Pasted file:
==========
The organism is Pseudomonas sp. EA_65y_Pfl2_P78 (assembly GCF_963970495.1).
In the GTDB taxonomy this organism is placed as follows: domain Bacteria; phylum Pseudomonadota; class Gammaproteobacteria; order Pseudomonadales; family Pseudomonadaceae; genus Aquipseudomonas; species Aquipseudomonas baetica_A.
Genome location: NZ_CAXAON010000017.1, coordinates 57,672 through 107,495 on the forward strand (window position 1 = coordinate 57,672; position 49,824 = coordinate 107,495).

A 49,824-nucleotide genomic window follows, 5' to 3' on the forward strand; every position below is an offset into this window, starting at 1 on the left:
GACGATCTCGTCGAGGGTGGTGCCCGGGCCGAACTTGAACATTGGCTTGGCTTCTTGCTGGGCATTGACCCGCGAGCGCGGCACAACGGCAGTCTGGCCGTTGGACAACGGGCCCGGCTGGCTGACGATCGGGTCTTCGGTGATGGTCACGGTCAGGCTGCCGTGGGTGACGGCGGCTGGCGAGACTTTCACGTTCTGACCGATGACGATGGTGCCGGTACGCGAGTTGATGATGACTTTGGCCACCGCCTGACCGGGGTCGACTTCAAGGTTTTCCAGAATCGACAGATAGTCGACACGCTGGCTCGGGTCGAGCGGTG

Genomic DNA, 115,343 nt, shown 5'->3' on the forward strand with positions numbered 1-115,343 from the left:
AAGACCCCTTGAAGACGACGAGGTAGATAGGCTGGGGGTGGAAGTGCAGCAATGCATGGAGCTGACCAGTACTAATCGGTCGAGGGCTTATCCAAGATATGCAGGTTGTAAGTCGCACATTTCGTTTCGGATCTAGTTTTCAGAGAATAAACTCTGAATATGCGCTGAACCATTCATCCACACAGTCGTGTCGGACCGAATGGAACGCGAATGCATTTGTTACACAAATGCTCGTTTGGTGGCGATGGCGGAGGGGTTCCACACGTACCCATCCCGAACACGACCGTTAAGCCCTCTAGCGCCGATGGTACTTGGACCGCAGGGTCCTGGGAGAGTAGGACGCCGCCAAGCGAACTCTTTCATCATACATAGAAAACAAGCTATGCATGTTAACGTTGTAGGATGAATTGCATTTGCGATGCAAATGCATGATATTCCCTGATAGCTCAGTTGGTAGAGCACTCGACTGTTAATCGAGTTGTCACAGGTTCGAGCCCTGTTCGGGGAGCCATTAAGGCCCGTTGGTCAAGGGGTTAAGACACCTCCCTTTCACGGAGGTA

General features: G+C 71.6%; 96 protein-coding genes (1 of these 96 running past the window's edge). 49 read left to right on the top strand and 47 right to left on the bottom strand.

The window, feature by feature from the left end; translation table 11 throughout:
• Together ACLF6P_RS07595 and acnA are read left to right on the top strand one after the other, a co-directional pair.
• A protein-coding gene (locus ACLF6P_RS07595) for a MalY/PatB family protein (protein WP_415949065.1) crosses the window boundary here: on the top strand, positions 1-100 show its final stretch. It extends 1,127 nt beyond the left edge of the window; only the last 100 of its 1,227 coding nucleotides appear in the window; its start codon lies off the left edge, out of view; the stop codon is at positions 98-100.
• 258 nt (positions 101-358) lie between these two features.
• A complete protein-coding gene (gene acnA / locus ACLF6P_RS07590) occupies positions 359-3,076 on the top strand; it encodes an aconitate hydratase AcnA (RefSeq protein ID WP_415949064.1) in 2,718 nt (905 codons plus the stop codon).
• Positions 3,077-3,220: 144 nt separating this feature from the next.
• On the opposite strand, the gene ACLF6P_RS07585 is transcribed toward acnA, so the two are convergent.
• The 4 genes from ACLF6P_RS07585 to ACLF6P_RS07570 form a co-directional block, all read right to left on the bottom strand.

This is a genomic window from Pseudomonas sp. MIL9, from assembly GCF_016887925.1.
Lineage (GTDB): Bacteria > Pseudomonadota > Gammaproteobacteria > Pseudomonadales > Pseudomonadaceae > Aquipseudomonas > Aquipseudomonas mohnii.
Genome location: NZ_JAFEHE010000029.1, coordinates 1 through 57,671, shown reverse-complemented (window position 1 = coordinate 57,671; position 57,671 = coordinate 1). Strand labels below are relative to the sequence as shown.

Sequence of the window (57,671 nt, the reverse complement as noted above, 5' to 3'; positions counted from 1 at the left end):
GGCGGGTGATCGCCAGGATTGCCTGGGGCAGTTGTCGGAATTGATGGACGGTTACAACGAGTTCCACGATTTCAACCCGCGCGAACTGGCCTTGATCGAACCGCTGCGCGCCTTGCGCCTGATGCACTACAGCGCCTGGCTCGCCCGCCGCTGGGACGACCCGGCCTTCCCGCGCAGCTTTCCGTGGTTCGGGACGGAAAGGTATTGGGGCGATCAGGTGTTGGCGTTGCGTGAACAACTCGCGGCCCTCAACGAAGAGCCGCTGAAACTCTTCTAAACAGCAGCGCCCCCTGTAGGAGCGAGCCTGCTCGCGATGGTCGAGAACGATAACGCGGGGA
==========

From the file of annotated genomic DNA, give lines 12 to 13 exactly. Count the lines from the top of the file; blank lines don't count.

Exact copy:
• 258 nt (positions 101-358) lie between these two features.
• A complete protein-coding gene (gene acnA / locus ACLF6P_RS07590) occupies positions 359-3,076 on the top strand; it encodes an aconitate hydratase AcnA (RefSeq protein ID WP_415949064.1) in 2,718 nt (905 codons plus the stop codon).